EDITORIAL: Road awareness desperately needed on campus

Herald Staff

The issue: Traveling this campus is a danger in almost any form, as demonstrated by the number of accidents this semester alone. 

Our stance: If everyone could pay attention to what they’re doing, there would be fewer accidents and fewer close calls .


In light of the number of accidents on campus between cars, bikes, pedestrians or any combination of the three, we prepared this week’s editorial on Sunday shedding a humorous, but also critical, light on the seeming lack of precaution when it comes to traveling on campus. However, our sometimes unfair universe dealt an untimely hand Sunday night when a 19-year old student was struck on Russellville Road near Taco Bell and was transported to a Tennessee hospital.

While the details and circumstances surrounding the specific accident are unclear, as a staff we respond—come on, people, pay attention.

It is true that we live in a fast paced world with places to be and little room for excuses about why we’re late. We’re willing to wager there’s not a single person who, perhaps in their most flawed hour, hasn’t had something like the following thoughts.

“I’m almost late for class, and people should know to get out of the way when they see a car coming.”

“I’m clearly in the crosswalk, and it says stop and it has a sign and everything.”

“I just got a match on Tinder and I’m stuck in traffic anyway, I’m just gonna check that really quick.”

It’s not a thought we arrive at with malice. Perhaps a little bit of a dark humor, yes, but it’s never anyone’s intention to purposefully cause an accident that would do harm to themselves and others. 

Most people at this university have been driving long enough to where it’s almost a second nature, have probably had their fair share of small accidents as well as road trips and feel just as comfortable eating, texting or smoking behind the wheel as they would if they were walking.

But the shared lack of awareness among people navigating through campus is out of hand. One of the first road lessons we learned as children was to look both ways before crossing, and even a couple of us here at the Herald are guilty of not doing that every now and again within the comfort of those white lines.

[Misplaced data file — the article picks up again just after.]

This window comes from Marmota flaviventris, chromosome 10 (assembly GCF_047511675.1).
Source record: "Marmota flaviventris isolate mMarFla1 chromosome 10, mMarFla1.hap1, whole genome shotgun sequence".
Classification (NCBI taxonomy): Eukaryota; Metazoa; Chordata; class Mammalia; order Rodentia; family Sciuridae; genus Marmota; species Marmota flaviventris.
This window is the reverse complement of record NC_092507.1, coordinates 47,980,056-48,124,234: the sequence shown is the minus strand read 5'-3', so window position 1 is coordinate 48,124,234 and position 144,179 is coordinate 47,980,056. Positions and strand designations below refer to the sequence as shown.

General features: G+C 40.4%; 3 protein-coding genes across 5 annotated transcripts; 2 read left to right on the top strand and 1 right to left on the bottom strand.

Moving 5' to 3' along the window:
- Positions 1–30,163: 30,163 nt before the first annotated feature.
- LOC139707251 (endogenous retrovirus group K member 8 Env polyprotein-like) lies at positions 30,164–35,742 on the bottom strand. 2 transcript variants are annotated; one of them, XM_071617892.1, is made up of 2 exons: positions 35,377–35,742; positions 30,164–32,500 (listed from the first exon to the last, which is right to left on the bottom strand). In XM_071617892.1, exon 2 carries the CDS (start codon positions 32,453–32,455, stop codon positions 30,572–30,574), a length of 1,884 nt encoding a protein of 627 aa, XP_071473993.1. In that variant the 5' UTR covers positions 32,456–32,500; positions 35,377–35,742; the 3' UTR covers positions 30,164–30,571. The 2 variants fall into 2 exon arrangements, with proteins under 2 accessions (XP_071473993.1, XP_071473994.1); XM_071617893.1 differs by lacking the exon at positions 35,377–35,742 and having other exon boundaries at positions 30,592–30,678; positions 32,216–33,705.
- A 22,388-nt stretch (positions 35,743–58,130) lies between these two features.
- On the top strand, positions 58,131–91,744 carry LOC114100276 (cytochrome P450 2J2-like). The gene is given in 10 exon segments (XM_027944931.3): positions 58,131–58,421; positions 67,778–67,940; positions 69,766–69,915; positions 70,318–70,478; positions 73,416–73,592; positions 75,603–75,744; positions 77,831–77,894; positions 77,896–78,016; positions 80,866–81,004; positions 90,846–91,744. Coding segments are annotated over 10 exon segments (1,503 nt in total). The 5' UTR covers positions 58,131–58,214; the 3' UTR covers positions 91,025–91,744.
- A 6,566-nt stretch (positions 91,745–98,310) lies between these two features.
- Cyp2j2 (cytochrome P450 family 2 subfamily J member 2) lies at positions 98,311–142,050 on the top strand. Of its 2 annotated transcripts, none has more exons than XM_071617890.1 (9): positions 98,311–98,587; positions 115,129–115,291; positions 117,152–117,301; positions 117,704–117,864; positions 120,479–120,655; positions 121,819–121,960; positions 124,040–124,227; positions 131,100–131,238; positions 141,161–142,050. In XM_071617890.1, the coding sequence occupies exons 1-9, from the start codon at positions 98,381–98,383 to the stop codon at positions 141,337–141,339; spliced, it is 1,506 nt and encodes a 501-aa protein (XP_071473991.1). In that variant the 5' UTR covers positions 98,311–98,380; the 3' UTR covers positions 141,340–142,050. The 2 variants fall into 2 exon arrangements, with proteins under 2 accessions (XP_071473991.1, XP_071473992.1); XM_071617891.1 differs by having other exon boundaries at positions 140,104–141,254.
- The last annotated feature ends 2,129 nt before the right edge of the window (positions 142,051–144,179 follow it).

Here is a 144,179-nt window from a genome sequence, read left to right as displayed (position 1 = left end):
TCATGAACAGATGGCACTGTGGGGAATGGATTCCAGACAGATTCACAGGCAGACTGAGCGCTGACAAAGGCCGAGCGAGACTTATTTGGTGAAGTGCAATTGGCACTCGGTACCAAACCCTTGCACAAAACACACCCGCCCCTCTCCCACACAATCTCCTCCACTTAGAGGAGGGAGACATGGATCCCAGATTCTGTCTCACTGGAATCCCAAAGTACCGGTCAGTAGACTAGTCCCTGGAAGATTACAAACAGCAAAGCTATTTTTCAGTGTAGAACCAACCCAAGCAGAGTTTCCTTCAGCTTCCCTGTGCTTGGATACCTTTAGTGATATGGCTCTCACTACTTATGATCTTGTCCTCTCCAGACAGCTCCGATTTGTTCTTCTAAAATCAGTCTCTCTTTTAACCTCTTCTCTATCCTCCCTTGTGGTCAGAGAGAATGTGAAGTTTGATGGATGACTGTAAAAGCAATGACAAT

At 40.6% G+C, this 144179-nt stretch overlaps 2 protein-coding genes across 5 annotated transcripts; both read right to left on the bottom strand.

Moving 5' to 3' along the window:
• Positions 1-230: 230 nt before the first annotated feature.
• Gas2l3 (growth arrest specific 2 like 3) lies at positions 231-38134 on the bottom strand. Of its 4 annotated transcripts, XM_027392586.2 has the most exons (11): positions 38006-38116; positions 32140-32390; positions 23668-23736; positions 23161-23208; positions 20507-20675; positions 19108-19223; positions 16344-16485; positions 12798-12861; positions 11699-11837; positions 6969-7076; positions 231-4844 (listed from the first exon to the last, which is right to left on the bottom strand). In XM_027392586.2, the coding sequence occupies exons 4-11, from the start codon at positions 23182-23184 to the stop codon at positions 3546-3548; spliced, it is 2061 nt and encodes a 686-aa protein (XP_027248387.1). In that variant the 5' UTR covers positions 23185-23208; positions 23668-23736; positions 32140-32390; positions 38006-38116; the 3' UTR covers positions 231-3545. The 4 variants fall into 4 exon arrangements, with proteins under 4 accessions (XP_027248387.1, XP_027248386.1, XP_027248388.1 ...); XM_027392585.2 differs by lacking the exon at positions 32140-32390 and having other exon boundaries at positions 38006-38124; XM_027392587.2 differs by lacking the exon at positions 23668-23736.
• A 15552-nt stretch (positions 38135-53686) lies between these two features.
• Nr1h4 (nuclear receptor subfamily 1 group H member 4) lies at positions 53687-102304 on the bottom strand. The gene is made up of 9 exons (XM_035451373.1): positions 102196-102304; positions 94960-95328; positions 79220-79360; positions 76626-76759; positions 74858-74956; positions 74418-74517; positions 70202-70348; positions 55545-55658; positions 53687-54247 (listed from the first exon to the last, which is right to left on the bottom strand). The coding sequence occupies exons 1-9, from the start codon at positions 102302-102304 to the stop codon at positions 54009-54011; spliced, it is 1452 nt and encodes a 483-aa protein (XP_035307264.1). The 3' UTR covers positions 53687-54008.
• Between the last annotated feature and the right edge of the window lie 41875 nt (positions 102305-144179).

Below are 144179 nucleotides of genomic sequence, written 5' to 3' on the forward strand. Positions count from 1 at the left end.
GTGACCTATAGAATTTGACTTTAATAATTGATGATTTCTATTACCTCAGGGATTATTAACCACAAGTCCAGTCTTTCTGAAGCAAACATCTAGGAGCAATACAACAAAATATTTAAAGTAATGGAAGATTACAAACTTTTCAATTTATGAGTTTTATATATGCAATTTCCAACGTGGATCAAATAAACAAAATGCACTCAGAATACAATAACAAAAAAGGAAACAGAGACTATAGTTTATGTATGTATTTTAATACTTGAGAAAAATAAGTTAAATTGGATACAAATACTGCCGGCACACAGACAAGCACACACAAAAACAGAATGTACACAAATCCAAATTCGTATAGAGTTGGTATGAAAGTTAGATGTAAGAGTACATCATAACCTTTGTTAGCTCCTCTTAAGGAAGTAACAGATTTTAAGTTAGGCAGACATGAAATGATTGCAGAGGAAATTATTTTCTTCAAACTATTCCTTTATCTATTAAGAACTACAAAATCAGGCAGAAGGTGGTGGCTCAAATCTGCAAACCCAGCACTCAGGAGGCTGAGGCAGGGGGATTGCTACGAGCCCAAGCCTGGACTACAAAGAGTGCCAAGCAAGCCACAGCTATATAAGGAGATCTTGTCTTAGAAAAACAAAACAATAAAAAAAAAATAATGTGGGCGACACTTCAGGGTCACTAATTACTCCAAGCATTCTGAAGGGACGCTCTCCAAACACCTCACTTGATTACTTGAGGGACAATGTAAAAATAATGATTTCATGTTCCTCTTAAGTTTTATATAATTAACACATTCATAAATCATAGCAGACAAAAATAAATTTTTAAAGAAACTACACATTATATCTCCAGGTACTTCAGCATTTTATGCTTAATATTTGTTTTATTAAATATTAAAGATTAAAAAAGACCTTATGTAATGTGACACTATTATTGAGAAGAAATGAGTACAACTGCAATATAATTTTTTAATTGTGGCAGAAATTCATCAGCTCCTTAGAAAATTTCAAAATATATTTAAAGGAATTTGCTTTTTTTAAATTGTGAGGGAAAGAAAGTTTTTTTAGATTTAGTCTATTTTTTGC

A campus environment is a distinctly different place than the rest of the world when it relates to means of getting anywhere. There’s speed limits posed and plenty of crossing signs installed for reminders, but yet there’s often close calls when an unwitting pedestrian suddenly changes direction in front of a cyclist, or when an automobile takes advantage of the gap between groups of crossing pedestrians. 

Not too long ago, a new speed limit was implemented in order to curb accidents on Normal Street. But to be blunt, Western could light up the streets like a Vegas strip with road signs and it won’t make a bit of difference if people don’t pay attention.

Walking, cycling or driving, if you’re not completely aware of your surroundings and you’re handed an unfortunate circumstance beyond your control, it could mean your life. Perhaps more road signs and restrictions are a good idea, and while we’re on the subject, maybe a couple regulations for the plethora of tiny university vehicles that take advantage of their small size and surprisingly fast speed.

Sooner than we probably expect, we’ll have self-piloted flying cars or drones that can attend class for us and there’ll be no need for sidewalks and roads. Gare-Bear can construct a thin line of avant-garde housing all the way up State Street, and we won’t have to worry about this particular issue anymore. Until then, let’s all just abide by the most basic road rules.